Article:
The warnings are getting louder. Why has Barack Obama airdropped 50 tons of ammunition into areas that “moderate rebels” in Syria supposedly control? This is essentially the equivalent of poking the Russians directly in the eyes. Much of this ammunition will end up in the hands of those that the Russians are attempting to bomb into oblivion, and so to Russia it appears that we are attempting to make their job much harder. And of course the truth is that there aren’t really any “moderate rebels” in Syria at all. Nearly all of the groups that are fighting are made up primarily of radical jihadists and/or hired mercenaries. Personally, I don’t see anyone over there that you could call “the good guys”. At the end of the day, the U.S. supports just about anyone that wants to get rid of the Assad regime, and the Russians are working very hard to keep Assad in power. Just like the civil war in Ukraine, the conflict in Syria is in great danger of being transformed into a proxy war between the United States and Russia, and many fear that these conflicts could eventually be setting the stage for World War III.
Have you heard the one about a homeowner foreclosing on a bank?
Well, it has happened in Florida and involves a North Carolina based bank.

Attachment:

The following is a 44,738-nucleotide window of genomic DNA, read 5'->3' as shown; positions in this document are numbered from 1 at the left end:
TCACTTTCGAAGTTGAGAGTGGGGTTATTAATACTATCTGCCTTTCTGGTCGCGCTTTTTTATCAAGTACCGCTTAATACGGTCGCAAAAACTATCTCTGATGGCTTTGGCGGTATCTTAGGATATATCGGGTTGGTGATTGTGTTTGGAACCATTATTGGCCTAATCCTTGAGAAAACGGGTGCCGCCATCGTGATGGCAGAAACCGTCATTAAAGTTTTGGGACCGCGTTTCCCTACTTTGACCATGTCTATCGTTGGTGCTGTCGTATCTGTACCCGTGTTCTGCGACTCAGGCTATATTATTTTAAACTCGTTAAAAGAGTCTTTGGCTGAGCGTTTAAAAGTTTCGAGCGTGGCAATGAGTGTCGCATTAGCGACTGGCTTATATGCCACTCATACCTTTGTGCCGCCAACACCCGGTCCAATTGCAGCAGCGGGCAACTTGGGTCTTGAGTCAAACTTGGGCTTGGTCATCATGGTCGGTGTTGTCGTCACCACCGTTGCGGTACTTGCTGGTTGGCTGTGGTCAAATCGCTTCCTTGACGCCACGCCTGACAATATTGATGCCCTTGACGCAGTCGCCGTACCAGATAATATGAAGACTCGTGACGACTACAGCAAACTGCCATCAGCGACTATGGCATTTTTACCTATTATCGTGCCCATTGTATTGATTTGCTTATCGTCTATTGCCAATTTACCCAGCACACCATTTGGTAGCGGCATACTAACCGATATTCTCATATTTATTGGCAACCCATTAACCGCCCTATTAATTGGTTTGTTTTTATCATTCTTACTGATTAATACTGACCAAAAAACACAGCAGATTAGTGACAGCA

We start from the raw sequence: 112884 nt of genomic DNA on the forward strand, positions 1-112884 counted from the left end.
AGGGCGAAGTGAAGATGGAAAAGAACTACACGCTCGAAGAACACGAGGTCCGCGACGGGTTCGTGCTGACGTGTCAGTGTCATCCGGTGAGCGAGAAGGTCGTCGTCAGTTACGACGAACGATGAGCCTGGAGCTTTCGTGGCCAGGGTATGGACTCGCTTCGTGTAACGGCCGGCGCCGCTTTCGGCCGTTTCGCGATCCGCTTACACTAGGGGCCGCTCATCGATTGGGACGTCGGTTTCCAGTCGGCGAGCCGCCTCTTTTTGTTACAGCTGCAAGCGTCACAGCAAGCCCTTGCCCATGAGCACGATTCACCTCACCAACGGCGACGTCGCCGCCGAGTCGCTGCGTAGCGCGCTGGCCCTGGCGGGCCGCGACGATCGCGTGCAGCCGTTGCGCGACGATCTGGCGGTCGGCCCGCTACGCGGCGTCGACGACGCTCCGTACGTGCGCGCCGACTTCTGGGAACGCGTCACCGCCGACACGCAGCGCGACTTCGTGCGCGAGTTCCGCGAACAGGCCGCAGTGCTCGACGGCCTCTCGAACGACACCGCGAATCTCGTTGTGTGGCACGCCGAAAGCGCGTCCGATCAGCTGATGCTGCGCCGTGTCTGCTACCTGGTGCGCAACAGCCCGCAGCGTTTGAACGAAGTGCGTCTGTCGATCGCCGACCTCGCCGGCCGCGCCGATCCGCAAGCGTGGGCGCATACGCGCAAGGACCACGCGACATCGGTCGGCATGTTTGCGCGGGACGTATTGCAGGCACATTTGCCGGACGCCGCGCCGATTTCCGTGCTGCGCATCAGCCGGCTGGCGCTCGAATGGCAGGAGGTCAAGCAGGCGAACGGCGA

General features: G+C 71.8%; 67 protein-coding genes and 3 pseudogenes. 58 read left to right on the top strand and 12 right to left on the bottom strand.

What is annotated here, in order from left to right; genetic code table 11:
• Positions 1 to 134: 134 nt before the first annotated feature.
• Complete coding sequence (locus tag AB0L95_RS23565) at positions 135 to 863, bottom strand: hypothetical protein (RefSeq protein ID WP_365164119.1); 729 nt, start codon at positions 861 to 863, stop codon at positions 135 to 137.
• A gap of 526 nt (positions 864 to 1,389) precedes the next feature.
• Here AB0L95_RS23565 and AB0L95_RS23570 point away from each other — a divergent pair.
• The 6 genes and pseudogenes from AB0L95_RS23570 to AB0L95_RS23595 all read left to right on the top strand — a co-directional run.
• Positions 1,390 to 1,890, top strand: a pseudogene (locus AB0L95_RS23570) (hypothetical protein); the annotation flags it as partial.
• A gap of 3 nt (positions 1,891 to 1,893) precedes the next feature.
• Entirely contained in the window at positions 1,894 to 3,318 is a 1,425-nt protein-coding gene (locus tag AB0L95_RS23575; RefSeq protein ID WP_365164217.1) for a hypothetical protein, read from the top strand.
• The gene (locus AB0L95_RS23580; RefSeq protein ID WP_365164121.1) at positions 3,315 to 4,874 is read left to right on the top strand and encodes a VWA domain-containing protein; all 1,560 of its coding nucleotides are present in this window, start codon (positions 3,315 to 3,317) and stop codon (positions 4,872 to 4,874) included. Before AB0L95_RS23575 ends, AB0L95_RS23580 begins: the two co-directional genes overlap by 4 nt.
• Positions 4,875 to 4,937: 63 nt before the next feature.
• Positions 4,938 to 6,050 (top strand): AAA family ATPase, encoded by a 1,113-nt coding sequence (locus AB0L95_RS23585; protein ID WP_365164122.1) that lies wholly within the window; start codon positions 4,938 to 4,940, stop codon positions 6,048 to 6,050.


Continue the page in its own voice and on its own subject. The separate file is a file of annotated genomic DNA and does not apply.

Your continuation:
Instead of Bank of America foreclosing on some Florida homeowner, the homeowners had sheriff’s deputies foreclose on the bank.
It started five months ago when Bank of America filed foreclosure papers on the home of a couple, who didn’t owe a dime on their home.
The couple said they paid cash for the house.
The case went to court and the homeowners were able to prove they didn’t owe Bank of America anything on the house. In fact, it was proven that the couple never even had a mortgage bill to pay.
Fitch Ratings is fretting about junk-bond defaults. “After five issuer defaults already this month accounting for nearly $2 billion in new volume,” Fitch now expects that the default rate will hit 3.5% by year-end, up from 2.5% to 3% a few days ago. Through September, the trailing 12-month default rate was already 2.9%.
Worse: a 4% default rate by year end is “more likely” than a 3% default rate. And it’s “set to rise further in 2016.”
In non-recessionary periods, the default rate averages 2%. During recessionary periods it averages 11%. That’s why recessions are terrifying for junk-bond holders. Junk bonds are called “junk” for a reason.
The Money GPS:
We have some catching up to do in terms of discussing Chinese gold import in H1 2015 and how this relates to withdrawals from Shanghai Gold Exchange (SGE) vaults. For this post it’s advised you’ve read The Mechanics Of The Chinese Domestic Gold Market to have a basic understanding of the physical gold supply and demand flows through the Shanghai Gold Exchange within the Chinese domestic gold market.